Overview of the Molecular Bases of Resistance to Chemotherapy in Liver and Gastrointestinal Tumours
J. J.G. Marin,
M. R. Romero,
Primary malignancies of the liver and the gastrointestinal tract constitute one of the main health problems worldwide. Together, these types of tumour are the first cause of death due to cancer, followed by lung and breast cancer respectively. One important limitation in the treatment of these tumours is that, with a few exceptions, they exhibit marked resistance to currently available drugs. Moreover, most of them develop chemoresistance during treatment. The mechanisms responsible for drug refractoriness in gastrointestinal tumours include a reduction in drug uptake; enhanced drug export; intracellular inactivation of the effective agent; alteration of the molecular target; an increase in the activity of the target route to be inhibited or the appearance or stimulation of alternative routes; enhanced repair of drug-induced modifications in the target molecules, and the activation/inhibition of intracellular signalling pathways, which leads to a negative balance between the apoptosis/survival of tumour cells. A better understanding of these mechanisms is needed in order to develop accurate tests to predict the lack of response to chemotherapy and novel approaches aimed at overcoming resistance to anticancer agents. The purpose of the present review is to offer an updated overview of the molecular mechanisms of resistance to cytostatic drugs in the most frequent types of primary malignant tumour affecting the liver and gastrointestinal tract.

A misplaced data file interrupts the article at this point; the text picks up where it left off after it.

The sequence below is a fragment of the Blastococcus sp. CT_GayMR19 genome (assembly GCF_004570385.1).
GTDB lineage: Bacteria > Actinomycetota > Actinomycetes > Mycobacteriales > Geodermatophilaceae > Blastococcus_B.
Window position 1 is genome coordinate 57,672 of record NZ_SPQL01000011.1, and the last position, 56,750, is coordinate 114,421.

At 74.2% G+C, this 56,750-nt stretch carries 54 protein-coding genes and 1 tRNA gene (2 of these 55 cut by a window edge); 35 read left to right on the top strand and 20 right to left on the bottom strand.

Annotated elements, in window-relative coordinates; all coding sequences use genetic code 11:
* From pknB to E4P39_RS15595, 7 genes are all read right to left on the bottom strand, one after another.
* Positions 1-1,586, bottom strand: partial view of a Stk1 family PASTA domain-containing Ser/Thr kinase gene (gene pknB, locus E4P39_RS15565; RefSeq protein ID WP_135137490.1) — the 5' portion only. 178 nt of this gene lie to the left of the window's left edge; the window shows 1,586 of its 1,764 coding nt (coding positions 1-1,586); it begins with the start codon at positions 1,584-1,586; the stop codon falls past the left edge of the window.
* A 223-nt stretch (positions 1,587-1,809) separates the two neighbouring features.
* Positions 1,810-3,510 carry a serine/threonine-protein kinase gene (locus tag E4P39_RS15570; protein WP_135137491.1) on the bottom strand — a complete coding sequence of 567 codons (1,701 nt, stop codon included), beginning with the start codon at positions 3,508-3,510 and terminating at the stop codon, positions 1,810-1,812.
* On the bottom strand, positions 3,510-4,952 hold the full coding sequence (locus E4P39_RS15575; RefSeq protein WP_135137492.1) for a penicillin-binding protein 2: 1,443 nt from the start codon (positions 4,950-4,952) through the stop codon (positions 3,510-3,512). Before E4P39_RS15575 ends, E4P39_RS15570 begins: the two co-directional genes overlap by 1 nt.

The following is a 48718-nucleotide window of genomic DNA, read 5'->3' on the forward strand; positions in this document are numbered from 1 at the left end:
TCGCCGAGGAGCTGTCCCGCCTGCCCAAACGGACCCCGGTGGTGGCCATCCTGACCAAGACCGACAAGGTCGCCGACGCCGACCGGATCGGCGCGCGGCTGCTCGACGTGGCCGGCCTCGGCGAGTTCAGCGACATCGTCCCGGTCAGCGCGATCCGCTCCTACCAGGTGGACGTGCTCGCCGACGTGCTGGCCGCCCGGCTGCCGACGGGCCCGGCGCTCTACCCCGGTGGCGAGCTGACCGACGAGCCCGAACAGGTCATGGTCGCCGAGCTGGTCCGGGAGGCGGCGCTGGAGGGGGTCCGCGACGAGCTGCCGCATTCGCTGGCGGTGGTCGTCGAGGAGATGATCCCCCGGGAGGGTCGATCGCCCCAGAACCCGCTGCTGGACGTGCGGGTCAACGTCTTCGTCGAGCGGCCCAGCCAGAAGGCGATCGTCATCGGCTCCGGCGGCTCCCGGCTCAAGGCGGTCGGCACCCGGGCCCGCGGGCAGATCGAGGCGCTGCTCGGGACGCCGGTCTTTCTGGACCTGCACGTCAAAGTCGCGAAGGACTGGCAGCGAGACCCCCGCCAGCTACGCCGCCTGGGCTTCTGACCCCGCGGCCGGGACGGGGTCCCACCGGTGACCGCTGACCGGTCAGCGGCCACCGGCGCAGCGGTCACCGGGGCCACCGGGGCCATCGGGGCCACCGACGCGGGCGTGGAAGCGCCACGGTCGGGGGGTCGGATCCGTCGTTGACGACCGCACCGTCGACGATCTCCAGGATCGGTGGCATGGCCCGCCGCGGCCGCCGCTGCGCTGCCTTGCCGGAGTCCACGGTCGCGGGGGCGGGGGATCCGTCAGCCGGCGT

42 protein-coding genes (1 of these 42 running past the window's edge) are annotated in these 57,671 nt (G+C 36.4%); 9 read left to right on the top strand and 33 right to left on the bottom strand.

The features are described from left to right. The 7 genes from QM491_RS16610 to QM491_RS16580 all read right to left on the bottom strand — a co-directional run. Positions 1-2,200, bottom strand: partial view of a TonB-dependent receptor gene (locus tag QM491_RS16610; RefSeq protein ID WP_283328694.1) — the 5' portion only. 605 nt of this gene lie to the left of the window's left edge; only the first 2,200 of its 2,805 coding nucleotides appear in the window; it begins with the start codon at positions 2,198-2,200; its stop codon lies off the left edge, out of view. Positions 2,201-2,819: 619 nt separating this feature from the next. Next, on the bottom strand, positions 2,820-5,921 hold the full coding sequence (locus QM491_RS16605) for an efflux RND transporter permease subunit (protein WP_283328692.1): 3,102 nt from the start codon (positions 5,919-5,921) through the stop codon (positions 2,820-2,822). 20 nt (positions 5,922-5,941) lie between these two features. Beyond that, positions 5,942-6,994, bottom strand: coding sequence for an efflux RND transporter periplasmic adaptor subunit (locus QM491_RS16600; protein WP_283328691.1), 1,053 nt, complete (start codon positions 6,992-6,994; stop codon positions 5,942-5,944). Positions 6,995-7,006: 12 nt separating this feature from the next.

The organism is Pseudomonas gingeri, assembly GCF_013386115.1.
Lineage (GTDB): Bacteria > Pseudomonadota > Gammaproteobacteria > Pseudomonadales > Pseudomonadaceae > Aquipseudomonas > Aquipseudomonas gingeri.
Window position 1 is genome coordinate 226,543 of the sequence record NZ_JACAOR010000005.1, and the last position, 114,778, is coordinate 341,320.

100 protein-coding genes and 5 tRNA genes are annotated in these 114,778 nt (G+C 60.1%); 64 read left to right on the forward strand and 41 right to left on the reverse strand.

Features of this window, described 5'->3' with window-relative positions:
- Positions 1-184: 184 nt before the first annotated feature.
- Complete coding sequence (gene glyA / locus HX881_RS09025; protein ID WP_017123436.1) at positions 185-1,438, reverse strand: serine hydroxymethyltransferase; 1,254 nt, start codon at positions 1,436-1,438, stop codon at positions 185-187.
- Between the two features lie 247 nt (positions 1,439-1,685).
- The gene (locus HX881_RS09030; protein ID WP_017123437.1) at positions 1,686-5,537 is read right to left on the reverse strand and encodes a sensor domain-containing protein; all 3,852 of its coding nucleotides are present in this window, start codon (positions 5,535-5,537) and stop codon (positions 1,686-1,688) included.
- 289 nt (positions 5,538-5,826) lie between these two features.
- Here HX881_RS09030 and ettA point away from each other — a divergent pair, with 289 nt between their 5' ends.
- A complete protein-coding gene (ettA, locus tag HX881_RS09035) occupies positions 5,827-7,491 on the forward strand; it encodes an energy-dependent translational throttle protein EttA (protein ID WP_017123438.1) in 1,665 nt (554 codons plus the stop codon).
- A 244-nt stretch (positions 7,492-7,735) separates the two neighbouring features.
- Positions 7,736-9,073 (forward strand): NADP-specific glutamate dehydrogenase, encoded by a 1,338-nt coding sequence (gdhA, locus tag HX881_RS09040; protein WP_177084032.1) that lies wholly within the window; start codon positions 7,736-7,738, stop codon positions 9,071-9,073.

Keywords: ABC proteins, anticancer drugs, colorectal cancer, gastric cancer, hepatocellular carcinoma, oesophageal cancer
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